The ninth adventure in the fourth D&D Adventurers League season, The Tempter, has a lot to recommend it. It makes use of a number of gothic horror tropes that I adore, and it ends with the players having to make a decision that properly evokes the major theme of the adventure: Temptation. The characters might be sent to a Lady’s manor to bargain for supplies, but, of course, things aren’t that simple and a pleasant setting soon turns into one of horror.
This isn’t an adventure for a poorly-prepared Dungeon Master, nor for one who is bad at improvising. Some of the details in the adventure are lightly sketched, with a number of areas getting only a sentence or two of description. A section at the end of the adventure provides more information; details that can be used to extend the adventure in the event of a group having more than two hours to play it. Personally, I wouldn’t want to play the two-hour version, as it loses most of the contrast between normal life and horror that is at the heart of what I enjoy about the Ravenloft setting.
The middle section of the adventure works a lot better if you’ve been introduced to the inhabitants and rooms in the manor first; in the shorter form, the players may end up wandering blindly around as they try to find the clues that lead to the main confrontation. There are a few incidental encounters here that are properly horrific, but the investigation relies a lot on the players performing specific actions; it doesn’t have much leeway for error. Imagine playing Betrayal at the House on the Hill without the initial exploration phase – the balance feels off.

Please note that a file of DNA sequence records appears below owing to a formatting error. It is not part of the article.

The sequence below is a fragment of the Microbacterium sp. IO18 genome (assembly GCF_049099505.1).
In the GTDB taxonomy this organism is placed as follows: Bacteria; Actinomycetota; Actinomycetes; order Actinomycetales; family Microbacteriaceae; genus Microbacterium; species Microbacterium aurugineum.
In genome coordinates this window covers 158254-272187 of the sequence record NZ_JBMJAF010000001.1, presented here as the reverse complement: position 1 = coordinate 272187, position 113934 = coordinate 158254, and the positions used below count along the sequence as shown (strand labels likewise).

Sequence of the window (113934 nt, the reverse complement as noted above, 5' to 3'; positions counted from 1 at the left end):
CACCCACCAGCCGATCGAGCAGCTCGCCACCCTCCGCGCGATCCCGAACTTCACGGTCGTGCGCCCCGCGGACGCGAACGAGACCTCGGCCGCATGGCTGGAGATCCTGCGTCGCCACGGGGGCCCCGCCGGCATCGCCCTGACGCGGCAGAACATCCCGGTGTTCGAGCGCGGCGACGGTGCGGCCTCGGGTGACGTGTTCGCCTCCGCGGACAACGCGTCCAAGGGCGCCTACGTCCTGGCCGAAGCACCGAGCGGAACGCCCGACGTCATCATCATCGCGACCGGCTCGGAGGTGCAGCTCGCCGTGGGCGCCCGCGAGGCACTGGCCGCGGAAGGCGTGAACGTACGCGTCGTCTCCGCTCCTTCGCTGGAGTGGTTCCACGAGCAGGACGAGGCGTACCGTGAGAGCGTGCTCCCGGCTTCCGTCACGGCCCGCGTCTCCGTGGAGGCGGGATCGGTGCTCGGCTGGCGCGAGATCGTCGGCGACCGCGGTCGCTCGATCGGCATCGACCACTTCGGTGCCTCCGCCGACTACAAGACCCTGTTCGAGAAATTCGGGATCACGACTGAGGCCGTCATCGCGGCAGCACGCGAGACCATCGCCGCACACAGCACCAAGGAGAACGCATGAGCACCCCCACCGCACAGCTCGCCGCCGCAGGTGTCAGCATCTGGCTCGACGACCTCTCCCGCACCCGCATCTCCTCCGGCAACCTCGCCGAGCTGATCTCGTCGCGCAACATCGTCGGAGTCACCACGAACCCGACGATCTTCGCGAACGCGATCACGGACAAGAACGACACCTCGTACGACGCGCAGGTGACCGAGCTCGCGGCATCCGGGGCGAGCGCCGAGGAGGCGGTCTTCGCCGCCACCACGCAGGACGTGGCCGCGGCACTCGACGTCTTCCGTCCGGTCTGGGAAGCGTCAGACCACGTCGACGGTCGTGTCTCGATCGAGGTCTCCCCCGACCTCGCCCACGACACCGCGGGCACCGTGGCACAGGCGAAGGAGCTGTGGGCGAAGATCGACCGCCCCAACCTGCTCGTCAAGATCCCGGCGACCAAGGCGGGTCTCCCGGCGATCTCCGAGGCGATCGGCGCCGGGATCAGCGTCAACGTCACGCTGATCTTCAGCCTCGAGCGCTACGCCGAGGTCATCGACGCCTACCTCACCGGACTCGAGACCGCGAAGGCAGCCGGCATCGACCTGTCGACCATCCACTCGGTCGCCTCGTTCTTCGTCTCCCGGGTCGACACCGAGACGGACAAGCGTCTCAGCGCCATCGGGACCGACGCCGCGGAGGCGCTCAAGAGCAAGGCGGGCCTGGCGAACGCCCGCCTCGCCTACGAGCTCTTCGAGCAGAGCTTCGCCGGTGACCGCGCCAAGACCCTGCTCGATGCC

What I appreciate most about the adventure is its ending. The players attain a treasure, and must decide what to do with it. Being Ravenloft, the choices have consequences, good and bad. Taking inspiration from this adventure for use in a home game could allow you to fully explore the consequences; something organised play can’t do: there isn’t the opportunity to see what effects the treasure has on the land over the months or years following the players’ decision.
I would have liked to see a little more emphasis on NPCs to interact with before the haunt starts, but I understand why they were omitted; they aren’t relevant to the main thrust of the story.
Make no mistake about it: The Tempter has a strong concept behind it. If the execution occasionally wanders into more standard D&D terrain, it’s mostly due to the form required and the limitations of time and space. To really explore the ideas it raises, you’d need the entire group to want to explore them, and that’s something you can’t assume in organised play. So, this is an adventure that will work moderately well as written, but can also can work as a spur for a creative Dungeon Master to use as the seed of something special.
Ultimately, I find The Tempter to be somewhat mixed. It has some memorable encounters amidst a problematic structure, and finishes with a fascinating ending.